Spotlight on Graduate Research

Communications technology helps immigrants adapt to Canada, recent grad finds

There’s often an expectation that when people move here from another nation they should immerse themselves in Canadian culture, but maintaining a close connection to their home country makes them better immigrants, according to a recent PhD graduate.

And modern communications technology is enabling that connection, says Frances Cachon who recently defended her thesis in Sociology, Anthropology, & Criminology and is working as a sessional instructor there.

PhD student hopes to make life easier for young Arab immigrants

Nesreen Elkord wants to make life a little simpler for young Arabs who are new to Canada.

“It’s really my passion to try to make the experiences of these kids easier than it was for me,” says Elkord, a PhD student in the Faculty of Education who studies under the tutelage of professor Shi Jing Xu. “I know I can’t do that all by myself, but I do feel that I have a duty to do this work.”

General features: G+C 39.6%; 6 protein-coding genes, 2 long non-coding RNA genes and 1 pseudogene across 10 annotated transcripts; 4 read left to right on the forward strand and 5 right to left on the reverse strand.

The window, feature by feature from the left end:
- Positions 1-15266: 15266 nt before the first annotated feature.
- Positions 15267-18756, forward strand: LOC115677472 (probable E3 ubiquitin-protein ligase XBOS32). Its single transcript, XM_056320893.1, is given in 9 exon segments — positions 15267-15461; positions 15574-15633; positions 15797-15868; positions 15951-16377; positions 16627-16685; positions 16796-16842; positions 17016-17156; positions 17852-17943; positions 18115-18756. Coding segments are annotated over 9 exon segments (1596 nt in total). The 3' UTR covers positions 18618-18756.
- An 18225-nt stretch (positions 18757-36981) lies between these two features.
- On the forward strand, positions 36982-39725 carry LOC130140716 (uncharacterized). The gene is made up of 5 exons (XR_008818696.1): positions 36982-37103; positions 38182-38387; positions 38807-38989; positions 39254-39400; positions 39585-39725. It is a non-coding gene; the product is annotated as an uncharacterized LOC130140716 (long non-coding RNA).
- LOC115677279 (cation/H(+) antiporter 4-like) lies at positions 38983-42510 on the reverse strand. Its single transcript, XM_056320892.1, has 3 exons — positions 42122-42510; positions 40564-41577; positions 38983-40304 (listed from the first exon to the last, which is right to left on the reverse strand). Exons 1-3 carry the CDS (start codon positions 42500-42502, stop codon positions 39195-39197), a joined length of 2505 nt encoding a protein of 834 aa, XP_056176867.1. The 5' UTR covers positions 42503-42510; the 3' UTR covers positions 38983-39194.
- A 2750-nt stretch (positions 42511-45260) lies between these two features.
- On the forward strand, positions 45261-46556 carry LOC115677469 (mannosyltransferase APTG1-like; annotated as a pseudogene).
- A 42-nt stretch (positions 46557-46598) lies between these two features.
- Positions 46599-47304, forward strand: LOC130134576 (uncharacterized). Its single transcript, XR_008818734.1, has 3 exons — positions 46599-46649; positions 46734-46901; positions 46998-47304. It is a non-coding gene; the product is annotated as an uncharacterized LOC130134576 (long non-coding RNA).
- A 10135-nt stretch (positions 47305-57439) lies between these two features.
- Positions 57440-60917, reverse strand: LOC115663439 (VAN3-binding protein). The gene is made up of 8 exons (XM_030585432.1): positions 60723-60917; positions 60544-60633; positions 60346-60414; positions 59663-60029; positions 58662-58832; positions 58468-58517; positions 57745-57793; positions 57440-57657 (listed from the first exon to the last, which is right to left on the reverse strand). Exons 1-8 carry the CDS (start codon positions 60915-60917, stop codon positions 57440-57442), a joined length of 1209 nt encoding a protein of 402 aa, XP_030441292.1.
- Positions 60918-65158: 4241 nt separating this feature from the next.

HK student tried out for Toronto Triumph for research purposes

Katrina Krawec knows what it means to go the extra yard for the sake of her research.

A graduate student in the university’s kinesiology department, she’s studying the differences between two Canadian women’s tackle football leagues – one which requires its players to wear full uniforms, the other in which they play in bikinis.

Last year, she actually tried out for the Toronto Triumph, one of four Canadian teams in what until recently was known as the Lingerie Football League.

Communications grad student balances research with First Nations advocacy work

Andrea Landry’s tiny, remote aboriginal community in Northern Ontario isn’t immune to the challenges that plague so many similar places, but regardless of the problems and the external perceptions of her people, she’s still filled with a great sense of optimism for their future.

“When people come to our communities, they see high levels of poverty, substance abuse and suicide, but they don’t see how connected we are to our culture,” says the graduate student from Pays-Plat Ontario, a First Nations community of about 60 people located three hours east of Thunder Bay.

Vanier scholarship a recognition for grad student's work

Meet Mehrdad Shademan for the first time and it’s easy to get the impression he’s a fairly quiet, low-key type of guy. He wasn’t so mild-mannered, however, the day he found out he was the recipient of a Vanier Canada Graduate Scholarship.

“I was screaming and yelling,” he says in the graduate student office he shares with colleagues in the Ed Lumley Centre for Engineering Innovation. “Everybody was pretty shocked.”